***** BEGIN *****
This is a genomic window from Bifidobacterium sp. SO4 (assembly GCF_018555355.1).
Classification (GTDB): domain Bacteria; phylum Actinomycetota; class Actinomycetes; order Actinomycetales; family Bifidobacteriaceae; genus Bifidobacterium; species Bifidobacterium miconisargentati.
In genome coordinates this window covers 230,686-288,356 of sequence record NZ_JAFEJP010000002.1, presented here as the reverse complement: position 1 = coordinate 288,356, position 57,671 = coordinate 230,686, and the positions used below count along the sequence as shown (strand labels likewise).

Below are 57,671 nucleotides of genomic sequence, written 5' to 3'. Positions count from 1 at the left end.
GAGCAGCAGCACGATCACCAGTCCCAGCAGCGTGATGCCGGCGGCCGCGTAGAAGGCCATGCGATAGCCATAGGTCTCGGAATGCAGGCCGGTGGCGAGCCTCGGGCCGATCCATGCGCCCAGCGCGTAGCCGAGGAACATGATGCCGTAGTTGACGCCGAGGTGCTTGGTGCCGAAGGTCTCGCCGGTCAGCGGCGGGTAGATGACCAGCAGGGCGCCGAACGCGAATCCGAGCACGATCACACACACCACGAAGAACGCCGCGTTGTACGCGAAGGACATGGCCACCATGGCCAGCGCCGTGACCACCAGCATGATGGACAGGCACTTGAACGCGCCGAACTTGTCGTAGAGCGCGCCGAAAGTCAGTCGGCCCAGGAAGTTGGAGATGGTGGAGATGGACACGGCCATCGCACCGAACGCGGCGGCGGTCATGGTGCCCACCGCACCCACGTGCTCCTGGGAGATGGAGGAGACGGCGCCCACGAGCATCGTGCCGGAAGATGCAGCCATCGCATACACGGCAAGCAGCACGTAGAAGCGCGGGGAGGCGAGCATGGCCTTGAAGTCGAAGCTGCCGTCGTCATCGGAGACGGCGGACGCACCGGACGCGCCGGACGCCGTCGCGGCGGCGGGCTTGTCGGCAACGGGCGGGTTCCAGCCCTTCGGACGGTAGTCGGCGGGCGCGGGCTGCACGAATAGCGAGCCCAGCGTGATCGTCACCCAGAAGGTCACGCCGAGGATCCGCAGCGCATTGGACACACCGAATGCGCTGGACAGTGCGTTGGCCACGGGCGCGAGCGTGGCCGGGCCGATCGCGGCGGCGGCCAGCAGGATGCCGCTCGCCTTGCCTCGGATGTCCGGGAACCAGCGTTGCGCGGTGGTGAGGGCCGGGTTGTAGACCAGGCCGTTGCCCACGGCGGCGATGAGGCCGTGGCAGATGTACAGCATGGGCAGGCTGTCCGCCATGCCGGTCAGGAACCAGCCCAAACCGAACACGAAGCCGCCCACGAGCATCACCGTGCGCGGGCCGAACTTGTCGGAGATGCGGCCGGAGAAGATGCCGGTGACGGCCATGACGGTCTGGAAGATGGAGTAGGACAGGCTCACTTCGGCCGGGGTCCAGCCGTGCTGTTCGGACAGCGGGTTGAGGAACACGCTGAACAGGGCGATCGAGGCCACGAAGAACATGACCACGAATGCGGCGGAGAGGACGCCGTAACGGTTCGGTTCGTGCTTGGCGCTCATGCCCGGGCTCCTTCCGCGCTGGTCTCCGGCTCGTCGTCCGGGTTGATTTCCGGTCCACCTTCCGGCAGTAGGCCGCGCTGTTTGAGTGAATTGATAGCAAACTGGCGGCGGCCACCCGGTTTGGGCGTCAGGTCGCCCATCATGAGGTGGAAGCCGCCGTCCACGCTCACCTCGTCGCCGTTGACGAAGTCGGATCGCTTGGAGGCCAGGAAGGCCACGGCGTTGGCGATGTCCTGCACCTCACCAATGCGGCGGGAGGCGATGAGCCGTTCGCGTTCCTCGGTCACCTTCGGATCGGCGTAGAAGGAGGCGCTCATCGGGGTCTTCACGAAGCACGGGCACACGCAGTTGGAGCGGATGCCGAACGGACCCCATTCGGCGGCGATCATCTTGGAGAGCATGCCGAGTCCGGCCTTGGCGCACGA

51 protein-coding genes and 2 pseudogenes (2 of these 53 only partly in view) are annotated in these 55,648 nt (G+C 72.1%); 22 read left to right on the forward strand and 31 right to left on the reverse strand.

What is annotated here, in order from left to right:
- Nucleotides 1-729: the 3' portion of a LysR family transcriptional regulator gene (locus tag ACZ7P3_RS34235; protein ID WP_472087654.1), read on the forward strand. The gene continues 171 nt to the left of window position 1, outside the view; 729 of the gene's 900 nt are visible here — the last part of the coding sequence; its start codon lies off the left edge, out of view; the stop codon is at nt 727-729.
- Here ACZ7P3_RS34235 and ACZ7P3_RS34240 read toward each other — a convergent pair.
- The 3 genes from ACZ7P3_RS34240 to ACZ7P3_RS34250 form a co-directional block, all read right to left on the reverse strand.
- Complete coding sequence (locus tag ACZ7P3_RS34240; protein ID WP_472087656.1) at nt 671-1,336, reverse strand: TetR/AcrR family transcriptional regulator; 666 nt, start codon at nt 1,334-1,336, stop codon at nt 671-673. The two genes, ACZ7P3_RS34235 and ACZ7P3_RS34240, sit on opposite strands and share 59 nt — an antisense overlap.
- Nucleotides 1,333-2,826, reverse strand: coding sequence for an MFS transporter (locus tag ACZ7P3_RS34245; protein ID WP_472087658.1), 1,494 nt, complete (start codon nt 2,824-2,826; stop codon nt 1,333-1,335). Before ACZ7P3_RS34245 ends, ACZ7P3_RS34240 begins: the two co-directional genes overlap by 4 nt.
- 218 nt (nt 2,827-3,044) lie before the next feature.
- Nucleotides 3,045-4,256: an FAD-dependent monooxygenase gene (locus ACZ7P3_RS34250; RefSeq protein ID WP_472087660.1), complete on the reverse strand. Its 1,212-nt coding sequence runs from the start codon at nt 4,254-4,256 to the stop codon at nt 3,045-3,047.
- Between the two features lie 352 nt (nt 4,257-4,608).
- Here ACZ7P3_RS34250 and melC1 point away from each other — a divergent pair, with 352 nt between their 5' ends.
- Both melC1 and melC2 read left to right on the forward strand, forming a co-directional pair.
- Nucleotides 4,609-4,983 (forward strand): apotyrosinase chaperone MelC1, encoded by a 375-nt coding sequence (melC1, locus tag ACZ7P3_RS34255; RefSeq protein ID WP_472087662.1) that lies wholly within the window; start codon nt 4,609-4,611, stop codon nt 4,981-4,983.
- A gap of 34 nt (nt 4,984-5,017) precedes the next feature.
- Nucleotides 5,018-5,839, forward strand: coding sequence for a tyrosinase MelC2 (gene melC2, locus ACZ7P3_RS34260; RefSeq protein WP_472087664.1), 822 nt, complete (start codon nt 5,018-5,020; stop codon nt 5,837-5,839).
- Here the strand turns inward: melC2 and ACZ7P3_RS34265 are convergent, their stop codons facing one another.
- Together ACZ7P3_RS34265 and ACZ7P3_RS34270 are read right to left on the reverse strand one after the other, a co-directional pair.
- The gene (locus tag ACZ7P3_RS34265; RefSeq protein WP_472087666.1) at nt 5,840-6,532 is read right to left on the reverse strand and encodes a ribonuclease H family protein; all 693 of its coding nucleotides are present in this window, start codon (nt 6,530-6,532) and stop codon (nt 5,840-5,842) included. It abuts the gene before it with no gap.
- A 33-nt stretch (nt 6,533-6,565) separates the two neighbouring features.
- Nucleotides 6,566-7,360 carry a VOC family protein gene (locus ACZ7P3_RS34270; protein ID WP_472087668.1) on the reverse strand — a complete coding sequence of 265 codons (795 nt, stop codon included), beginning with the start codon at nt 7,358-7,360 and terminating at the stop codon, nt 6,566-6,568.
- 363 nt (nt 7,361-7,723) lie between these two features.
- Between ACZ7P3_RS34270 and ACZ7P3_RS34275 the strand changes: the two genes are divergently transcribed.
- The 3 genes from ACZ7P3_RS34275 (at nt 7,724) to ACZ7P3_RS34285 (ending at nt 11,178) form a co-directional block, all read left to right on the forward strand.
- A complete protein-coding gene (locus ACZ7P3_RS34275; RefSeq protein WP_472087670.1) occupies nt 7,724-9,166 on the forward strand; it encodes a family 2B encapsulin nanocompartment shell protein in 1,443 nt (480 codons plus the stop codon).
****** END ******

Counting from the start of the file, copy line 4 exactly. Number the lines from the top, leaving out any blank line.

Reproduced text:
Below are 57,671 nucleotides of genomic sequence, written 5' to 3'. Positions count from 1 at the left end.